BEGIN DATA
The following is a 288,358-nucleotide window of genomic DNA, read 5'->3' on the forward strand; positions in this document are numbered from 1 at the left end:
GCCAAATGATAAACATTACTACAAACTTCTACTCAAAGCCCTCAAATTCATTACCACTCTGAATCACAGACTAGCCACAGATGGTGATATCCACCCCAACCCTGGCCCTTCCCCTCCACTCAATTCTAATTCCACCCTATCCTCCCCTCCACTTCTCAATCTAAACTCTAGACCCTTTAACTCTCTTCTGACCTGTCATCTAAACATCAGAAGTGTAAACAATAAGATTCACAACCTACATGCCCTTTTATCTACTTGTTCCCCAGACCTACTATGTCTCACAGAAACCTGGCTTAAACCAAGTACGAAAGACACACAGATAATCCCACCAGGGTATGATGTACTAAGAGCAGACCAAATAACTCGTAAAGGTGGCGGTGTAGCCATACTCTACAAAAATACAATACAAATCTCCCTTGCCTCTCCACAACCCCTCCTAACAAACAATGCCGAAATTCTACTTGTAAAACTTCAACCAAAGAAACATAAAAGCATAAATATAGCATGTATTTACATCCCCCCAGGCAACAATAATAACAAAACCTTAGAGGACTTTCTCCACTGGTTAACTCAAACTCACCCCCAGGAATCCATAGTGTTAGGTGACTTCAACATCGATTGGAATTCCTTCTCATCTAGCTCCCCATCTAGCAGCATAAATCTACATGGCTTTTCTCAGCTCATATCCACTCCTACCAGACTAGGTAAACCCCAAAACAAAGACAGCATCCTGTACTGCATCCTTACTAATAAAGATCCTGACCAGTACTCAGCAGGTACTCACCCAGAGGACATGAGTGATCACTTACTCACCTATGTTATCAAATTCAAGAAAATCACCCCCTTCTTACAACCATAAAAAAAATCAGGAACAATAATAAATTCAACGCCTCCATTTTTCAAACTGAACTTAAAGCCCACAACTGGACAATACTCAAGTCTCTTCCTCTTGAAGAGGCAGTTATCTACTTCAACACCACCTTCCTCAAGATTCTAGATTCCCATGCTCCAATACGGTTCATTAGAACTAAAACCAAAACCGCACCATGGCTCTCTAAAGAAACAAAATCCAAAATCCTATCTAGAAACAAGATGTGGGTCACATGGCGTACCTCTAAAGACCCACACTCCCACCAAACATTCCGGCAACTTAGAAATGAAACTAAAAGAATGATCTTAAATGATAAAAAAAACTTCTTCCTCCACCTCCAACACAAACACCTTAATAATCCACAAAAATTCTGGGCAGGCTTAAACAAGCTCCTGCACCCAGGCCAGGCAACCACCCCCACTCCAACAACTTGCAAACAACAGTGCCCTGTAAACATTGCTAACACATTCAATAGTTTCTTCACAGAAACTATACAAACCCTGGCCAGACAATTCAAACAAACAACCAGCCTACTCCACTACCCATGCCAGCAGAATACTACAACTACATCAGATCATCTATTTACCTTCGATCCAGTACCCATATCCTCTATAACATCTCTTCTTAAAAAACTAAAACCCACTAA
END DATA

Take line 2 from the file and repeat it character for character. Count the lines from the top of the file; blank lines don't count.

GCCAAATGATAAACATTACTACAAACTTCTACTCAAAGCCCTCAAATTCATTACCACTCTGAATCACAGACTAGCCACAGATGGTGATATCCACCCCAACCCTGGCCCTTCCCCTCCACTCAATTCTAATTCCACCCTATCCTCCCCTCCACTTCTCAATCTAAACTCTAGACCCTTTAACTCTCTTCTGACCTGTCATCTAAACATCAGAAGTGTAAACAATAAGATTCACAACCTACATGCCCTTTTATCTACTTGTTCCCCAGACCTACTATGTCTCACAGAAACCTGGCTTAAACCAAGTACGAAAGACACACAGATAATCCCACCAGGGTATGATGTACTAAGAGCAGACCAAATAACTCGTAAAGGTGGCGGTGTAGCCATACTCTACAAAAATACAATACAAATCTCCCTTGCCTCTCCACAACCCCTCCTAACAAACAATGCCGAAATTCTACTTGTAAAACTTCAACCAAAGAAACATAAAAGCATAAATATAGCATGTATTTACATCCCCCCAGGCAACAATAATAACAAAACCTTAGAGGACTTTCTCCACTGGTTAACTCAAACTCACCCCCAGGAATCCATAGTGTTAGGTGACTTCAACATCGATTGGAATTCCTTCTCATCTAGCTCCCCATCTAGCAGCATAAATCTACATGGCTTTTCTCAGCTCATATCCACTCCTACCAGACTAGGTAAACCCCAAAACAAAGACAGCATCCTGTACTGCATCCTTACTAATAAAGATCCTGACCAGTACTCAGCAGGTACTCACCCAGAGGACATGAGTGATCACTTACTCACCTATGTTATCAAATTCAAGAAAATCACCCCCTTCTTACAACCATAAAAAAAATCAGGAACAATAATAAATTCAACGCCTCCATTTTTCAAACTGAACTTAAAGCCCACAACTGGACAATACTCAAGTCTCTTCCTCTTGAAGAGGCAGTTATCTACTTCAACACCACCTTCCTCAAGATTCTAGATTCCCATGCTCCAATACGGTTCATTAGAACTAAAACCAAAACCGCACCATGGCTCTCTAAAGAAACAAAATCCAAAATCCTATCTAGAAACAAGATGTGGGTCACATGGCGTACCTCTAAAGACCCACACTCCCACCAAACATTCCGGCAACTTAGAAATGAAACTAAAAGAATGATCTTAAATGATAAAAAAAACTTCTTCCTCCACCTCCAACACAAACACCTTAATAATCCACAAAAATTCTGGGCAGGCTTAAACAAGCTCCTGCACCCAGGCCAGGCAACCACCCCCACTCCAACAACTTGCAAACAACAGTGCCCTGTAAACATTGCTAACACATTCAATAGTTTCTTCACAGAAACTATACAAACCCTGGCCAGACAATTCAAACAAACAACCAGCCTACTCCACTACCCATGCCAGCAGAATACTACAACTACATCAGATCATCTATTTACCTTCGATCCAGTACCCATATCCTCTATAACATCTCTTCTTAAAAAACTAAAACCCACTAA